The sunny one was charming, but cared little for non-social pursuits. The dark man was quiet, but polite, and opened up like a moon flower if one spoke to him without forcing him into small talk. Dear starlight was the only one everyone seemed to get along with happily, for he could sit in perfect silence and read, or he could chatter for hours on end. The witch-queen took to thinking of him as a mirror, reflecting whatever his conversational partner wanted. When she asked him his favorite book, he responded with hers. If the dark man asked the same question, the northwestern man chose a title that made his eastern neighbor smile, and when the sunny one asked, he grinned and said, "Oh, I don't care for reading; I'd much rather spar."

When the sun grew tired of being stuck in one place for so long, the witch-queen gave him passage back to his kingdom. When the night had grown bored of every book in the palace, she let him go as well. "You've won by default, it seems, mirror."

He looked at her, eyebrows drawn up. "No. I would win if you loved me." Mirror spread his hands. "Those were the terms, and I abide by them."

The witch-queen looked at him. "Have you ever loved someone, in the way people expect?"

"I am everything one expects, Your Majesty." But he smiled as if he hid something.

"That sounds tremendously shallow of you."

The man raised his eyebrows, the first surprised gesture he'd made over his entire visit. "I have never felt a particular affection for the flesh," he admitted. The witch-queen thought of other reflective things. The deepest lakes and streams could reflect perfectly, on a still day, but shake them the right way, or look past your reflection, and suddenly you see life and rocks of every color and breed, all the way down...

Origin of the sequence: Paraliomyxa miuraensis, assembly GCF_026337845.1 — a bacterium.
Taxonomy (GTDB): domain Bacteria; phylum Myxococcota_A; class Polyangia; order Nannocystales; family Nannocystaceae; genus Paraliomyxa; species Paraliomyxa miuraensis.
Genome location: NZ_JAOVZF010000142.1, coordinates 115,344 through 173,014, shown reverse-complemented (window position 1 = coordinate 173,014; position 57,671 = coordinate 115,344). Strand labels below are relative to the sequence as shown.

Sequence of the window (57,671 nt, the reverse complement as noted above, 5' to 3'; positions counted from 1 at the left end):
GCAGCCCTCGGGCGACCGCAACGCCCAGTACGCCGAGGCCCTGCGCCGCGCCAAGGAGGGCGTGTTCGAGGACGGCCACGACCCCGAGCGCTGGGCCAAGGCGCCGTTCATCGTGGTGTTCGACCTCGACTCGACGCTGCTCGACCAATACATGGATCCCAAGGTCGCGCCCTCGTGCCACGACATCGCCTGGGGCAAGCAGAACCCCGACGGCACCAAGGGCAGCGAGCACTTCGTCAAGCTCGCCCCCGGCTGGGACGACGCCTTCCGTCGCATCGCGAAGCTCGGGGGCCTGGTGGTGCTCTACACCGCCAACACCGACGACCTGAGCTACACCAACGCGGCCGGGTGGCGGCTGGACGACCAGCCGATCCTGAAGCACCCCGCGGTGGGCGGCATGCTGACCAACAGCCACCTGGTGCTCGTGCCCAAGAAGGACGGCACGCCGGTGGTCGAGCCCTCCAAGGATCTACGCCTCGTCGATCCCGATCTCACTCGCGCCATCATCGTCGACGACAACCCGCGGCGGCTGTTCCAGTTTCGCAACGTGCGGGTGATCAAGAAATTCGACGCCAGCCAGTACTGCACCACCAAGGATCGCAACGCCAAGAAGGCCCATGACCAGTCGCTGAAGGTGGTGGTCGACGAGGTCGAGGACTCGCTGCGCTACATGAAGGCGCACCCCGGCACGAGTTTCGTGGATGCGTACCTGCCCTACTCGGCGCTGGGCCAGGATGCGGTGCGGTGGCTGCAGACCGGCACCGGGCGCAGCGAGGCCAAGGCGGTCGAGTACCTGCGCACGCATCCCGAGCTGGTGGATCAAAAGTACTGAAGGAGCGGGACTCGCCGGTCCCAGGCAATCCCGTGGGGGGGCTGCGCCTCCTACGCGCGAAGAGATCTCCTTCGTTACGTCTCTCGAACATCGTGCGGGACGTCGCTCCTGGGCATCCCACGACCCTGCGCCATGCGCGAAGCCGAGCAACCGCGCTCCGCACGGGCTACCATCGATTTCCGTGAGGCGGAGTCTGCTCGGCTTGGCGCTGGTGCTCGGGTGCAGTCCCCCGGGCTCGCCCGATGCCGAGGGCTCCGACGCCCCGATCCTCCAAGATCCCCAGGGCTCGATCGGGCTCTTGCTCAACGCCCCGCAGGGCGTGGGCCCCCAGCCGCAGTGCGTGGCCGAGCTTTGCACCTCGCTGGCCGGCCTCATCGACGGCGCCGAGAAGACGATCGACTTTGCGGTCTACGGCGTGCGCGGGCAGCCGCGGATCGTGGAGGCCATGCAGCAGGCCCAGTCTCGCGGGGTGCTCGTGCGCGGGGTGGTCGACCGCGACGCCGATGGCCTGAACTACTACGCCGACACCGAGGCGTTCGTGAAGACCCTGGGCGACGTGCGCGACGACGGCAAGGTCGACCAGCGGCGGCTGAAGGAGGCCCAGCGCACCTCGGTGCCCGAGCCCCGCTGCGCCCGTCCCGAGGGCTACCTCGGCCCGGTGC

"But?" she asked.

"I am like you, Your Majesty." That moment, when you've looked past your reflection for so long, and someone swims beneath you. "One does not need to want physical touch to love."

The witch-queen sat, and gestured for her mirror to do the same. "We would need to, if we married," she said simply. "Personal desires aside, I am a queen, and I shall need heirs."

"Does that mean you love me, then? Since bastard heirs are generally frowned upon." He smiled.

"You are as attentive as I am. You know I do."

His smile turned into a grin. "It is traditional to say it, Your Majesty. Like this: I love you. I want to marry you and raise children with you."

The witch-queen smiled back. "I love you, too. I've been envisioning us married in spring, and eventually raising children who learn to walk among wildflowers, and little else makes me so happy as to think of being married to someone clever enough to play the game of courts against me." She raised an eyebrow. "Sufficient?"

"Well, this is never going to be boring," he laughed.

"Oh, I hope not. T'would be dreadful to misjudge you so horribly."

Friday, July 20, 2012

Witch-Queen (Queen)

Once, there was a clever princess who was also a very powerful witch. She could make buds bloom, flowers fruit, and heal the unhealthy. While her mother and father were young yet, she was a blessing upon the land.

As is the way of things, her power came at a price. Should she marry and not love her partner, her powers would disappear, and what she had healed would rot with her magic. An odd price, certainly, but it was the rule her magic gave her. Had she not been a princess, this might have been fairly simple. But then, if this geas were simple, the magic doubtless would have chosen another one. Such is the way of things.